Ocean study crit­i­cism shows ben­e­fits of sci­en­tific method

Wiarton Echo - - FORUM -


Col­umn rrors in a re­cent ocean warm­ing study il­lus­trate global warm­ing’s com­plex­ity. They also show the depths to which cli­mate sci­ence de­niers will stoop to dis­miss or down­play ev­i­dence for hu­man-caused cli­mate change.

The study by re­searchers from the U.S., China, France and Ger­many con­cluded, “ocean warm­ing is at the high end of previous es­ti­mates” and global warm­ing might be ad­vanc­ing faster than sci­en­tists thought. Bri­tish re­searcher Nic Lewis, who has a math and physics back­ground, found dis­crep­an­cies, which he noted on a skep­tic’s blog. The sci­en­tists ac­knowl­edged the er­rors and of­fered a cor­rec­tion to the study, pub­lished in Na­ture.

The con­tro­versy il­lus­trates how the sci­en­tific method works. Stud­ies are of­ten amended or over­turned as new in­for­ma­tion be­comes avail­able or as in­con­sis­ten­cies or er­rors are pointed out.

Study co-au­thor Ralph Keel­ing, a geo­sciences pro­fes­sor at Scripps In­sti­tu­tion of Oceanog­ra­phy in Cal­i­for­nia, noted, “The over­all con­clu­sion that oceans are trap­ping more and more heat mir­rors other stud­ies and is not in­ac­cu­rate, but the mar­gin of er­ror in the study is larger than orig­i­nally thought.”

Some cli­mate sci­ence de­niers have seized on the er­ror to im­ply it dis­cred­its the moun­tains of ev­i­dence for hu­man-caused cli­mate change amassed by sci­en­tists from around the world for close to 200 years ev­i­dence ac­cepted by ev­ery le­git­i­mate sci­en­tific academy and in­sti­tu­tion and ev­ery gov­ern­ment ex­cept the cur­rent U.S. ad­min­is­tra­tion.

Those who un­der­stand sci­ence haven’t taken such a hard line. Even Lewis, who’s skep­ti­cal about cli­mate mod­els and warm­ing rate pre­dic­tions, said the study’s method­ol­ogy is “novel, and cer­tainly wor­thy of pub­li­ca­tion” and that the er­rors were “se­ri­ous (but surely in­ad­ver­tent).” He crit­i­cized Na­ture for not scru­ti­niz­ing the study bet­ter, and main­stream me­dia for ex­ten­sive, “un­ques­tion­ing” cov­er­age.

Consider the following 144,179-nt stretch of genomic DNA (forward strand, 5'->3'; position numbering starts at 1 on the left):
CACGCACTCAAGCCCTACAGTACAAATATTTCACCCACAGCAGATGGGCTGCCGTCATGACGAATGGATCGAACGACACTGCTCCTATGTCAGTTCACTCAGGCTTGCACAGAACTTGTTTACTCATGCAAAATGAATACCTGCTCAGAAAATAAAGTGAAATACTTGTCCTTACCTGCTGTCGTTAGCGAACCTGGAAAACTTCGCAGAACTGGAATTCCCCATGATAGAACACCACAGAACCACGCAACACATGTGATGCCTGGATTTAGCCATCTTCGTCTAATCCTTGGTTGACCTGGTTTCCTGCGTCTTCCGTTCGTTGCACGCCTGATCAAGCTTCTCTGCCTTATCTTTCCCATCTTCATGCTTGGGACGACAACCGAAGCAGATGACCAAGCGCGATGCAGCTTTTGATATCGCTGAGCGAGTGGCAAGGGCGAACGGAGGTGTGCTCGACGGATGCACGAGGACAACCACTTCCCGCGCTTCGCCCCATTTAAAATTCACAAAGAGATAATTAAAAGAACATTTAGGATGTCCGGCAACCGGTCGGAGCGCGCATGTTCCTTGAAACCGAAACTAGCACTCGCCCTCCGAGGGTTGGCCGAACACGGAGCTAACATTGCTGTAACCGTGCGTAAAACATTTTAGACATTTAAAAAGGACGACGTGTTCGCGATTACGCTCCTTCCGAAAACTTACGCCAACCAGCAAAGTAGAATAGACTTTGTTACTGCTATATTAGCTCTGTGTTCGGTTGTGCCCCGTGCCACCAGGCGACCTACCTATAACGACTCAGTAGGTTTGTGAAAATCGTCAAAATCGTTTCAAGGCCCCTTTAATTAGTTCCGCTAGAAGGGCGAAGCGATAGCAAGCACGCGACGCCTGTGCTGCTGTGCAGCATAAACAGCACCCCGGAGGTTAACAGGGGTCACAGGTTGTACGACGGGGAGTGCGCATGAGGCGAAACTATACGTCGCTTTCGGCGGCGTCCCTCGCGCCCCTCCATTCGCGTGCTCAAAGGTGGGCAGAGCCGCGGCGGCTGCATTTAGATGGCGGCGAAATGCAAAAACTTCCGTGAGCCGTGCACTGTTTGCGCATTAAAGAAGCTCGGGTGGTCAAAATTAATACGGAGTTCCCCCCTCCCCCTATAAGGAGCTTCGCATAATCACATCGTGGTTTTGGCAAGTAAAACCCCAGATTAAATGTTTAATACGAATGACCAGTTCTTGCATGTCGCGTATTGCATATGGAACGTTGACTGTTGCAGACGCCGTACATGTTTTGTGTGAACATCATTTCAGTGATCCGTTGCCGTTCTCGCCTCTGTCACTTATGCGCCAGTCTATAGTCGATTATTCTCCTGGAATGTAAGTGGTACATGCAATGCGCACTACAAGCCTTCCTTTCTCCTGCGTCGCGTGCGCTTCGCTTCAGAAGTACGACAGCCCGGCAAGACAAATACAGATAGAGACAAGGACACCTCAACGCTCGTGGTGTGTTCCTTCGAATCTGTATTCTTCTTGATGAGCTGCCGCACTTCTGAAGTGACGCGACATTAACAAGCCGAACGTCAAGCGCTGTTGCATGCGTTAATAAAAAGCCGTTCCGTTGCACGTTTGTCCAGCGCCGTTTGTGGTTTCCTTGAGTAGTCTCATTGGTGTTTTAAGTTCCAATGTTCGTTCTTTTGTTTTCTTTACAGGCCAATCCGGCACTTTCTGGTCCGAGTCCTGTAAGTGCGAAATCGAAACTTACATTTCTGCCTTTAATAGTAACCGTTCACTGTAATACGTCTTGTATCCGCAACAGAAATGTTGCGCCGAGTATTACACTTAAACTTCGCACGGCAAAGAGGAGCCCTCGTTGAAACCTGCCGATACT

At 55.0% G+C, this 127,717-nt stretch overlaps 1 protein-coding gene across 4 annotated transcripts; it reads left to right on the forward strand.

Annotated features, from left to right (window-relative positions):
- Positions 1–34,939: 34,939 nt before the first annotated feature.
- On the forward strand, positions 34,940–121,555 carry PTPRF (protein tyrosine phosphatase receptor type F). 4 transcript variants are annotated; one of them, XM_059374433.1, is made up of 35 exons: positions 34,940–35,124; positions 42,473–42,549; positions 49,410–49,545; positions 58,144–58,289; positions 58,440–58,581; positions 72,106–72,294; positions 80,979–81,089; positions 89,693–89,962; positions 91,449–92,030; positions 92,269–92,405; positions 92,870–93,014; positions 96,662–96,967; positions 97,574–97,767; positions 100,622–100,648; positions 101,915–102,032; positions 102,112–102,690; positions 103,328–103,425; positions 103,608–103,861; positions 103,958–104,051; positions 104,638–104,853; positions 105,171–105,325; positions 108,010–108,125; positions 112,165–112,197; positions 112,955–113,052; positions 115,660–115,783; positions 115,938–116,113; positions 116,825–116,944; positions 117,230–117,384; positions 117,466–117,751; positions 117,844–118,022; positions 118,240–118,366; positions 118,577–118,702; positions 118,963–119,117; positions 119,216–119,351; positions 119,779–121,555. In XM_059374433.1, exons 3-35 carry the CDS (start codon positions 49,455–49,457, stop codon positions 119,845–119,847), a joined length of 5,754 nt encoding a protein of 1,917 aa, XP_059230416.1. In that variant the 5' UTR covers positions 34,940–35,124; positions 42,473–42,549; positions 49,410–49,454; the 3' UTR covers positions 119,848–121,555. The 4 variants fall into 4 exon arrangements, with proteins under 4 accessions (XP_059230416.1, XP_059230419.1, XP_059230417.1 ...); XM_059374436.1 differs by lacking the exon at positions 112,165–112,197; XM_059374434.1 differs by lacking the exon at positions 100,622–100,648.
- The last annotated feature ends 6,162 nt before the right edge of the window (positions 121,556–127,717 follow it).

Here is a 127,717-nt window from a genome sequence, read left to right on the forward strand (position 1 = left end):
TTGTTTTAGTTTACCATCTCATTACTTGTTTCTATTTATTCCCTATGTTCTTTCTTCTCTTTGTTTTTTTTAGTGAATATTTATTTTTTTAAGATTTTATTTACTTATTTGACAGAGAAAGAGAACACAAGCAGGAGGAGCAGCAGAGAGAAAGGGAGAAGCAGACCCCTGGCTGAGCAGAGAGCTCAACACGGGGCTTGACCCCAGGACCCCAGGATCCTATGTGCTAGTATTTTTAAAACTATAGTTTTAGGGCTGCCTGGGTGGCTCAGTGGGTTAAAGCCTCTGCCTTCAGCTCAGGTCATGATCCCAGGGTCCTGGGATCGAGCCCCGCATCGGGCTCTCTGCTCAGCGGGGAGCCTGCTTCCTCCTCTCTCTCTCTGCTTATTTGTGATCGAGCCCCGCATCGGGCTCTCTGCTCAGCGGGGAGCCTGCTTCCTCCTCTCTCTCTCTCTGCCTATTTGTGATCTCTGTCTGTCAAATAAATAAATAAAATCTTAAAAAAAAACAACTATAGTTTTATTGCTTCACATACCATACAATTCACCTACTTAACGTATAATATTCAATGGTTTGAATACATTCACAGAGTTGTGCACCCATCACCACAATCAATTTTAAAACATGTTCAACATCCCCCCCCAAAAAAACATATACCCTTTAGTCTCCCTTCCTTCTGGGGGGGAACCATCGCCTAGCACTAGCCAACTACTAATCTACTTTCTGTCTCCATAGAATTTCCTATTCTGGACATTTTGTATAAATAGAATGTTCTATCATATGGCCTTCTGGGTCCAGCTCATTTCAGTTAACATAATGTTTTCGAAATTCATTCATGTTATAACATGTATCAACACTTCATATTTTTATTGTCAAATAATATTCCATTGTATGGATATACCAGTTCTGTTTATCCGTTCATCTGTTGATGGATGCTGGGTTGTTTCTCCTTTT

News me­dia don’t al­ways get it right on sci­ence-re­lated is­sues. Jour­nal­ists aren’t al­ways well versed in sci­ence, and of­ten lack time to ex­am­ine is­sues with the depth they merit. Com­mu­ni­cat­ing com­plex ideas and dis­till­ing en­tire stud­ies into eye-catch­ing head­lines and brief sto­ries can lead to mis­in­for­ma­tion and lim­ited un­der­stand­ing.

Lack of sci­ence lit­er­acy is a prob­lem in jour­nal­ism and so­ci­ety in gen­eral. Sci­ence is a use­ful tool, but it’s not per­fect. With the ocean study, the method worked as it should. Sci­en­tists raised ques­tions, devel­oped hy­pothe­ses, con­ducted re­search and pre­sented find­ings. Then an­other ex­pert found dis­crep­an­cies. This led to cor­rec­tions and a stronger un­der­stand­ing of the method­ol­ogy and its ap­pli­ca­tions, and of ocean warm­ing.

Many peo­ple aren’t fa­mil­iar with the pre­cise def­i­ni­tions of sci­en­tific terms, and this can lead to mis­un­der­stand­ing. We see com­ments that hu­man-caused cli­mate change is just a “the­ory,” so we should ques­tion or dis­miss it. But in sci­ence, a the­ory is based on one or more tested hy­pothe­ses. When re­search and ex­per­i­ments con­firm that the hy­pothe­ses ac­cu­rately de­scribe and pre­dict real-world oc­cur­rences, a the­ory is devel­oped. We have the the­ory of grav­ity and the the­ory of evo­lu­tion. As sci­ence, un­der­stand­ing and tech­nolo­gies evolve, the­o­ries are some­times re­vised and oc­ca­sion­ally dis­proven or dis­carded.

Global warm­ing the­o­ries are based on a wide range of re­search and knowl­edge, from the physics of the green­house ef­fect to sci­ence re­gard­ing ocean cur­rents, the car­bon cy­cle, wind pat­terns and feed­back loops. There may be some un­cer­tainty about warm­ing rates and con­se­quences, but there’s no doubt the world is heat­ing be­cause of hu­man ac­tiv­ity - mostly through burn­ing fos­sil fu­els and dam­ag­ing or de­stroy­ing car­bon sinks like forests and wet­lands - and that the con­se­quences are al­ready se­vere and will worsen if we fail to act de­ci­sively.

We also know our ac­tiv­i­ties have al­ready locked in a cer­tain amount of un­pre­ventable warm­ing, so we don’t have time to de­lay if we want a healthy fu­ture - or a fu­ture at all - for our young peo­ple and those yet to be born.

Healthy skep­ti­cism is good. Crit­i­cism of the ocean study led to greater un­der­stand­ing and strength­en­ing of the method­ol­ogy and anal­y­sis. But deny­ing the mas­sive amounts of ev­i­dence and even the le­git­i­macy of sci­ence leaves us with what? Per­sonal be­liefs? Ig­nor­ing what’s in front of us to main­tain the sta­tus quo? Prac­tic­ing “busi­ness as usual”?

Those would all put us on a path to dis­as­ter.

We must work to­gether to sup­port the sci­ence we have to help us learn to live within plan­e­tary bound­aries.

David Suzuki is a sci­en­tist, broad­caster, au­thor and co-founder of the David Suzuki Foun­da­tion. Writ­ten with con­tri­bu­tions from David Suzuki Foun­da­tion Se­nior Edi­tor Ian Han­ing­ton. Learn more at www.david­suzuki.org

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